To enable TLS 1.1 and 1.2, you follow similar steps of creating TLS 1.1 and TLS 1.2 keys under Protocols and creating a Server key under each. This time, however, I added two Dword values under each of their Server keys. One named DisabledByDefault with a data value of “0” (we don’t want them to be disabled) and then add a second DWord named “Enabled” with a data value of “1” (the default is “0”, so you’ll need to change the value to “1” once you create the Dword entry).

Keys to enable TLS 1.1 and 1.2

Keys to enable TLS 1.1 and 1.2

I closed Regedit – no need to “save” as it auto-saved for me.

Next we need to edit the group policy setting that determines which SSL cipher suites that the server will offer up. To edit the group policy on my stand alone server clicked Start -> Run and typed “gpedit.msc” to open the Windows group policy editor snap-in. The entry we want to modify is under:

Computer Configuration -> Administrative Templates -> Network -> SSL Configuration Settings

The entry we want to modify is “SSL Cipher Suite Order” which was “Not Configured” by default. This means that it falls back to the Windows Server default ciphers and ordering.

SSL Cipher Suite Order Default State

SSL Cipher Suite Order Default State

To only serve up ciphers that aren’t weak and that support Perfect Forward Secrecy, I had to choose a subset of ciphers. Luckily, Steve Gibson at GRC shared out a list of ciphers that met that criteria on his site at: https://www.grc.com/miscfiles/SChannel_Cipher_Suites.txt

One caveat is that the list that you paste into the group policy editor has to be a single line of comma separated values. No carriage returns or the like. I copied the text from Steve’s site into Notepad and then hit Home + Backspace for each line starting at the bottom until I got a single line of comma-separated values.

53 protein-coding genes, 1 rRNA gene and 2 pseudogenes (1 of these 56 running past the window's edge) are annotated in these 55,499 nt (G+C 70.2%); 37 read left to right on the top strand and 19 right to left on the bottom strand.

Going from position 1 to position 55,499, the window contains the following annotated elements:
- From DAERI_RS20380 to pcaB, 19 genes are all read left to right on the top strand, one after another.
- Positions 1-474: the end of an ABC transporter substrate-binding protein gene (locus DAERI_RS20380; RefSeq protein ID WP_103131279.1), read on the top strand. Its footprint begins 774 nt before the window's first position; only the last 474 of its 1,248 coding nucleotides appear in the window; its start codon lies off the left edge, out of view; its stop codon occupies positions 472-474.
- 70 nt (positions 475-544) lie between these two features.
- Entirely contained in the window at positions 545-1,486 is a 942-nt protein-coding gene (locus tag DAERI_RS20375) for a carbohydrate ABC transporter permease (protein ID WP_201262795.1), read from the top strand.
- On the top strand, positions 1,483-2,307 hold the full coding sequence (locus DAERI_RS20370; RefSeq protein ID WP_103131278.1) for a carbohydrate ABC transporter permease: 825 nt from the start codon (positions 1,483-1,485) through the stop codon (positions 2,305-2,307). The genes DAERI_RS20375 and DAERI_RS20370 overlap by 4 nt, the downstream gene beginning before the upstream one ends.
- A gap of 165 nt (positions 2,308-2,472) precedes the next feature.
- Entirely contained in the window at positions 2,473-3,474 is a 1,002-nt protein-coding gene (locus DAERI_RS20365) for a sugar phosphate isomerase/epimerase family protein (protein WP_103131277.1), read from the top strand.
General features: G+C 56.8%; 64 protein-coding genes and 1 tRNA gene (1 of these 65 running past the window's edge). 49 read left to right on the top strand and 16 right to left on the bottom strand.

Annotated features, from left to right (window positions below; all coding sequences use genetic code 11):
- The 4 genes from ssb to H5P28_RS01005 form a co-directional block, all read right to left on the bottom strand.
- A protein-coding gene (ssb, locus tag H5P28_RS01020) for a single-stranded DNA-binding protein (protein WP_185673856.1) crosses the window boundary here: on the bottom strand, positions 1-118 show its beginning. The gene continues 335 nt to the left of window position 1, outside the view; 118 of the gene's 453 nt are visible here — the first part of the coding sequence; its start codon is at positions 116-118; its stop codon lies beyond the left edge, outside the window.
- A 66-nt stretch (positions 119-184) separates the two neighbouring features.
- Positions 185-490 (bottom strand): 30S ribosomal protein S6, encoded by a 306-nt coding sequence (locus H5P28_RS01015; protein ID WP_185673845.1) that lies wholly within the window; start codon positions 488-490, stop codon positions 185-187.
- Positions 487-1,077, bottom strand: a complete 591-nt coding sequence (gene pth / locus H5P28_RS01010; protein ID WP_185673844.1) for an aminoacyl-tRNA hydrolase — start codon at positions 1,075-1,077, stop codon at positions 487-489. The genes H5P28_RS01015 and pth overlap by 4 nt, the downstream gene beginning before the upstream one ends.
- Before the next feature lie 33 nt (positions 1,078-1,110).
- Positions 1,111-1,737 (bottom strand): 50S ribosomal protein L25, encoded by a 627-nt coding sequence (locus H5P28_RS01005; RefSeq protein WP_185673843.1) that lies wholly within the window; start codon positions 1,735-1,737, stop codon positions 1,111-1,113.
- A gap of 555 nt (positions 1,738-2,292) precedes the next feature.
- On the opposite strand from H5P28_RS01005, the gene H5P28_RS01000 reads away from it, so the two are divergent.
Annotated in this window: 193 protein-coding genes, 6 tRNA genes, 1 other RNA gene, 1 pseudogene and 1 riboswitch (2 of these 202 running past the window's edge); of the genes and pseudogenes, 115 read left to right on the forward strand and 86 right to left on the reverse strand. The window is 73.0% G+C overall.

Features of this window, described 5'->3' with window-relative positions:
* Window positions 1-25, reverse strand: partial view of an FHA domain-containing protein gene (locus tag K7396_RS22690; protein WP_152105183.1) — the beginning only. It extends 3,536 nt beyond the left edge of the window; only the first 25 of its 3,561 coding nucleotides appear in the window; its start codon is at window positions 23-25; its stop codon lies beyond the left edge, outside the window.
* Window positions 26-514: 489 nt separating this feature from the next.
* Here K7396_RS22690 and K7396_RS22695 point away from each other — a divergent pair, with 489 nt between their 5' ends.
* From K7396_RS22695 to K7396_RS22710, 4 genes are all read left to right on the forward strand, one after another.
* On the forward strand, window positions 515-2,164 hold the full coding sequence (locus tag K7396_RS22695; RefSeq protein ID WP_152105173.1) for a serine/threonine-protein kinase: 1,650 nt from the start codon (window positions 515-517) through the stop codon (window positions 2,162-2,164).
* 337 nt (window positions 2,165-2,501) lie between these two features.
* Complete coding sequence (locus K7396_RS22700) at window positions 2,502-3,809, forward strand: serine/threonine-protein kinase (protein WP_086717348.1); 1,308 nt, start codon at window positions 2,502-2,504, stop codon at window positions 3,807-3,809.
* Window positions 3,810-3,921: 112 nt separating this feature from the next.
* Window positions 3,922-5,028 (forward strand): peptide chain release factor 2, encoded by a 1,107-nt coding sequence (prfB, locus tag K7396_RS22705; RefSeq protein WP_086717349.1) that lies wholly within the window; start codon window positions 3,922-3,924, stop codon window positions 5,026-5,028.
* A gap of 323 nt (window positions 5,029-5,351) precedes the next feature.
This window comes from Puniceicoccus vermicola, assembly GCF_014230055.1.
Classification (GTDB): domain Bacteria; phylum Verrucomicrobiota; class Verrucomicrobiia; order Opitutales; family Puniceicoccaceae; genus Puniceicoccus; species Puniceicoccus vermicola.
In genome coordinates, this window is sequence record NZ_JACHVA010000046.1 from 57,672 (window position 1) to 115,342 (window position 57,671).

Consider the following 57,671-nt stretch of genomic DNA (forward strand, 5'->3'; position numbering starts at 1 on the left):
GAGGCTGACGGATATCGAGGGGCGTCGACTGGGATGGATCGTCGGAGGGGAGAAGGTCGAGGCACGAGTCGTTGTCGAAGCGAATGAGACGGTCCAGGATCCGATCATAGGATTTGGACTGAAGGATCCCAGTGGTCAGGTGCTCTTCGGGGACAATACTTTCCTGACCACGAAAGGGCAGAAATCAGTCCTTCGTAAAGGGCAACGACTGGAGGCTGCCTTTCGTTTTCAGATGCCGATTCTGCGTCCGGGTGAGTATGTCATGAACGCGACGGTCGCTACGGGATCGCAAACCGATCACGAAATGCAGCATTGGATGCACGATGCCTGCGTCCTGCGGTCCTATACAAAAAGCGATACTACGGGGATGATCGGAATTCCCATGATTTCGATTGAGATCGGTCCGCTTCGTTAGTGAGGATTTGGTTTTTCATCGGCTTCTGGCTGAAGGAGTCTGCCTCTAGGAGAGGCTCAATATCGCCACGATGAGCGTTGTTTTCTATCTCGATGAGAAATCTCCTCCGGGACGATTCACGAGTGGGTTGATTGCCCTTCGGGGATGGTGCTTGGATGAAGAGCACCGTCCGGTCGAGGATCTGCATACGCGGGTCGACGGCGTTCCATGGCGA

Cipher suites in a single line

Cipher suites in a single line

Click the “Enabled” radio button, highlight the default values in the SSL Cipher Suites textbox and delete them, paste in the new values from Notepad (remember, the single line, no line breaks rule), click Apply and Save and we’re done.

SSL Cipher Suite Order Enabled

SSL Cipher Suite Order Enabled

I then closed the group policy editor MMC snap-in, rebooted the server (it won’t take until you reboot) and then went back and re-ran the Qualys SSL Labs test by clicking the “Clear Cache” link. It caches the results from the previous scan, so unless you click the link, you’ll just be looking at the previous scan results.

Qualys SSL Labs A Grade

Qualys SSL Labs A Grade

Voila! We’ve gone from an “F” grade to an “A” grade. Whether the site is actually more secure or not is beyond the scope of this blog post, but if I am being asked to serve up an SSL secure site and it gets an “F” there would be some ‘splainin’ to do.

Hopefully this helps with understanding what steps were required for me to get the “A” grade.

Hurricane Katia Footprints

The ORB Lab was having a meeting in the GVis Lab this week and, as usual, the East Coast US 8-Day Averaged Sea Surface Temperature overlay was up on the screens. Dr. Oliver pointed to the screen and noted that there was a path cutting across the Gulf Stream that was cooler than usual and that it was probably due to upwelling and mixing from hurricane Katia. Sure enough, we loaded up a layer showing Katia’s track and they lined up.

Katia SST Trail

Katia SST Trail

We then checked to see if there was anything noticeable on the East Coast US 8-Day Average Chlorophyll layer and you can see what appears to be a slight bloom in chlorophyll along the track as well (slightly lighter blue).

Katia Cholorophyll Trail

Katia Cholorophyll Trail

Another neat view is the markedly cooler water that you flowing into the bays from the increased river discharge that resulted from the large amounts of rain dropped by hurricane Katia and tropical storm Lee as they passed through.